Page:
Before you do that, it pays to do some homework. In this post, I’ve assembled answers to some questions you’re likely to have.
As with any beta software release, this OS isn’t for civilians. Microsoft’s own FAQ includes this warning:
Windows 8 Consumer Preview is stable and has been thoroughly tested, but it’s not the finished product. Your PC could crash and you could lose important files. You should back up your data and you shouldn't test Windows 8 Consumer Preview on your primary home or business PC.
That’s important advice. By all means, the first thing you should do before even thinking about tinkering with the Windows 8 Consumer Preview is a full backup of your test machine. If it’s running Windows 7, you can do that easily by going to the Backup and Restore option in Control Panel and creating a system image on an external hard drive.
Let me say that again: Back up first.
Seriously. It takes minutes to snap a system image, and having that image and a system repair disc makes it quick and easy to get back to your previous working configuration if you find that Windows 8 doesn't work well on your hardware (or if you just don't like it).
The biggest gotcha to watch out for is system resolution. If you’re installing Windows 8 Consumer Preview on an older portable PC, especially a netbook, or in a virtual machine, make sure your screen resolution is up to the challenge. These are the key numbers to watch out for:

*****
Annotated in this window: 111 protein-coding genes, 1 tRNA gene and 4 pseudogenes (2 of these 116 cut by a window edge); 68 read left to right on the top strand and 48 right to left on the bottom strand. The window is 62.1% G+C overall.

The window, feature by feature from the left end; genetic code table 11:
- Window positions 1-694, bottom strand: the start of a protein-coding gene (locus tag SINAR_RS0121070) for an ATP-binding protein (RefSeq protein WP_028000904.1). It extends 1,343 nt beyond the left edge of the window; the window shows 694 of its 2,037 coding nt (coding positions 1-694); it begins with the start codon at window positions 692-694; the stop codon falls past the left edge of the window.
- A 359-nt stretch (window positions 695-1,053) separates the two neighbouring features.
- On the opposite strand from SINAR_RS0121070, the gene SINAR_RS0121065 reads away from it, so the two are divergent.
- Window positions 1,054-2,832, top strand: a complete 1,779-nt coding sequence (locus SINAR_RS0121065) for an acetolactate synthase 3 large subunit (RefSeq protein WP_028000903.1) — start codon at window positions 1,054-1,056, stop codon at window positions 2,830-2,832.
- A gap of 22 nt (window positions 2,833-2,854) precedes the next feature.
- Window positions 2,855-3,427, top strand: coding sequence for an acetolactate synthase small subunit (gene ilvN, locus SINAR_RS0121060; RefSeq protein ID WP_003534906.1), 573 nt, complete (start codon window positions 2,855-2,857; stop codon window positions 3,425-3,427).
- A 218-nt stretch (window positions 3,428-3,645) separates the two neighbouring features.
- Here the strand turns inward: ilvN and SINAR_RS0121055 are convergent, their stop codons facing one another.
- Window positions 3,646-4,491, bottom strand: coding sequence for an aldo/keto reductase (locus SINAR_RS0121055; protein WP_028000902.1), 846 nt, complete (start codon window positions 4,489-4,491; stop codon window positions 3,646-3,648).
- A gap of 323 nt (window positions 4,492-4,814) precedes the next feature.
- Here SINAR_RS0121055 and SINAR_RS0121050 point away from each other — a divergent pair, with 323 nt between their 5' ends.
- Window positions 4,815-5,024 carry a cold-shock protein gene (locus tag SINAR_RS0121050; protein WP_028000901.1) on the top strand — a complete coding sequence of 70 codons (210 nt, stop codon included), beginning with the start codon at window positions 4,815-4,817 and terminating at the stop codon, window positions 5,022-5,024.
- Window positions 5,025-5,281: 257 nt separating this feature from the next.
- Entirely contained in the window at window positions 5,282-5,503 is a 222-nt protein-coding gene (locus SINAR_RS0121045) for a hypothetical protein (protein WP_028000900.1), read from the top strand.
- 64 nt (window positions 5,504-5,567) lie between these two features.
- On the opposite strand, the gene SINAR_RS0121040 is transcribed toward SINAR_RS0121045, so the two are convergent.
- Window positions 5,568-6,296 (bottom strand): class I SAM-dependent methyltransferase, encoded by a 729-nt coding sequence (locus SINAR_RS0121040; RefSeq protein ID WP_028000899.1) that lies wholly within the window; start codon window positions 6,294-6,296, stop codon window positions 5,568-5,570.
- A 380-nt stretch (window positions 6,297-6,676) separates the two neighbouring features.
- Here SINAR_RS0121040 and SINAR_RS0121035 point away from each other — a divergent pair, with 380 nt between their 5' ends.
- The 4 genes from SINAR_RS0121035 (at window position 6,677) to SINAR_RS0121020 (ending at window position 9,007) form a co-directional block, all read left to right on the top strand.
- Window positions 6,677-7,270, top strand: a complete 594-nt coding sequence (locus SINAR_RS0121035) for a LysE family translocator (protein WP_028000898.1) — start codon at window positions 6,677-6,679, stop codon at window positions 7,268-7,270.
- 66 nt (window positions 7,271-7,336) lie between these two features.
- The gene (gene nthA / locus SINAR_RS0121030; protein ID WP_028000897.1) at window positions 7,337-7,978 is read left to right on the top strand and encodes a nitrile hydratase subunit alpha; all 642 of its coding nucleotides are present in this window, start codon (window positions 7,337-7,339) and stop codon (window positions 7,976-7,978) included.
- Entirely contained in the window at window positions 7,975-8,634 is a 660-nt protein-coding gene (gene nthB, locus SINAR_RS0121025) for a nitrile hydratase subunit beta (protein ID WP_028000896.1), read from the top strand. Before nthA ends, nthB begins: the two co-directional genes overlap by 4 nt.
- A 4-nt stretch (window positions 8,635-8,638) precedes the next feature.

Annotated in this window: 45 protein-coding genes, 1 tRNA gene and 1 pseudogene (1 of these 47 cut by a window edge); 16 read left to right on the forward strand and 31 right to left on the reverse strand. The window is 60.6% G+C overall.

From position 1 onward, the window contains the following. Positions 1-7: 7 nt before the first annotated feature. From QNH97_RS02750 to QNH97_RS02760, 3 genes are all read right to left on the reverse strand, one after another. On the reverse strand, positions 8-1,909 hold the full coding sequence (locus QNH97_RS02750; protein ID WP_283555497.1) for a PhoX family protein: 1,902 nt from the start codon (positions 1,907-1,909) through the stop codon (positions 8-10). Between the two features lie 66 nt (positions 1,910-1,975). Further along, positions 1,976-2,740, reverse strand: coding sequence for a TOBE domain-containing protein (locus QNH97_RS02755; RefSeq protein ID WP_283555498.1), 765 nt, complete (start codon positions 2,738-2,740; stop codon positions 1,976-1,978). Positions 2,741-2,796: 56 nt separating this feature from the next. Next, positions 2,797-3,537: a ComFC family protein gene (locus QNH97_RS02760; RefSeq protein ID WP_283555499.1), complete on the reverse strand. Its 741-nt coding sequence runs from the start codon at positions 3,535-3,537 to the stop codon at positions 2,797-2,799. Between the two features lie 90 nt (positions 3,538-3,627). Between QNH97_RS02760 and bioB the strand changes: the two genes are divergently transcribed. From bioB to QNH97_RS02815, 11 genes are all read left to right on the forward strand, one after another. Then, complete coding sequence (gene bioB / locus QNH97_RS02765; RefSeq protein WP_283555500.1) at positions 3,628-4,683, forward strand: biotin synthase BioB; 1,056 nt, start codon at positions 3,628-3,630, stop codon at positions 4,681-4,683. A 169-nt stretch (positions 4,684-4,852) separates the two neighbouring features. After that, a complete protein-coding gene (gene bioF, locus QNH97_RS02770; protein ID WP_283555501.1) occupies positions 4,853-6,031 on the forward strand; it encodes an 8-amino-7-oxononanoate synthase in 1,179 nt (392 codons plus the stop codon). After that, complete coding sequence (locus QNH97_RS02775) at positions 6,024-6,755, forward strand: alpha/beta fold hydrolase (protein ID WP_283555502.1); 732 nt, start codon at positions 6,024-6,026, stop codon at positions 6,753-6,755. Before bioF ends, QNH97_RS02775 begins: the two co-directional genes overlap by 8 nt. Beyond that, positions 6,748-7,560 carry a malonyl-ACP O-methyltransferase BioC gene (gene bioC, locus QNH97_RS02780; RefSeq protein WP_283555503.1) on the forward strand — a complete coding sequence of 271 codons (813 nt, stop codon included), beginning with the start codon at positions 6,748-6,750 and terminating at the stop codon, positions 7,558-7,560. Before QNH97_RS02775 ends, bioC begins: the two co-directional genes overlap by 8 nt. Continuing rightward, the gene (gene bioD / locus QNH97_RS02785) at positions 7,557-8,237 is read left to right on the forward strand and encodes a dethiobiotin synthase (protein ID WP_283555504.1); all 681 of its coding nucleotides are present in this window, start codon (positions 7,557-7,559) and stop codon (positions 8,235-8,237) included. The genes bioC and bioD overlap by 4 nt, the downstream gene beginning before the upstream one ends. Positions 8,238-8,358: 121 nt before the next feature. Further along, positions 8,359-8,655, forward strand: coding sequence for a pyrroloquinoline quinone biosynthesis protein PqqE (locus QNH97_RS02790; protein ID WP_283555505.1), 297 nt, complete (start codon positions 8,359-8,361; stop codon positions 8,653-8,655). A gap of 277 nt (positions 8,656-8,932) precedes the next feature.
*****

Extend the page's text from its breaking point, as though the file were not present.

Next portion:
Minimum resolution: 1024 x 768 Although you can install the Consumer Preview on a system with a lower resolution, it will not run Metro style apps.
Minimum resolution for full Metro support:1366 x 768 If either dimension is lower than this minimum, you will be able to run one Metro app at a time, but the Snap feature, which allows you to pin a Metro style app to the side of the screen, won’t work.
For additional information about setup, these two official sources are useful:
Can I upgrade my current installation of Windows 7 or Windows XP?
XP, no. Windows 7, yes.
The first step in setup is a compatibility test, which will alert you to any issues.
Make sure all hardware drivers are up to date before you begin the installation. If you are running Microsoft Security Essentials, you will need to uninstall it before proceeding with setup. If any of the compatibility steps require a restart, the setup program will resume after you reboot.
To upgrade, you must start setup from your current version of Windows. You'll be offered the option to migrate programs and files, files only, or do a clean install (with your existing Windows installation going to the Windows.old folder).
You also have the option to dual boot, either from a separate partition or from a virtual hard drive (VHD). I'll have more on those options in follow-up posts.
Which languages are supported?
Windows 8 Consumer Preview is available in English, Chinese (Simplified), French, German, and Japanese. Setup program will automatically detect your current language selection and install the matching version if you are using one of the five supported languages. If your current installation uses an unsupported language, you’ll need to choose the language you want to download. Note: If you do an upgrade install using a language that's different from the one currently on your PC, you won't be able to keep programs or settings.
Where do I download the software?
The simplest way to set up Windows 8 Consumer Preview on a single machine is to use the Web installer, which you’ll find here:
ISO images are available in English, Chinese (Simplified), French, German, and Japanese, with 32-bit and 64-bit editions available.
How do I turn the downloaded ISO file into bootable media?
You can burn the ISO disk image to DVD using any burning software, including the Disk Image utility in Windows 7.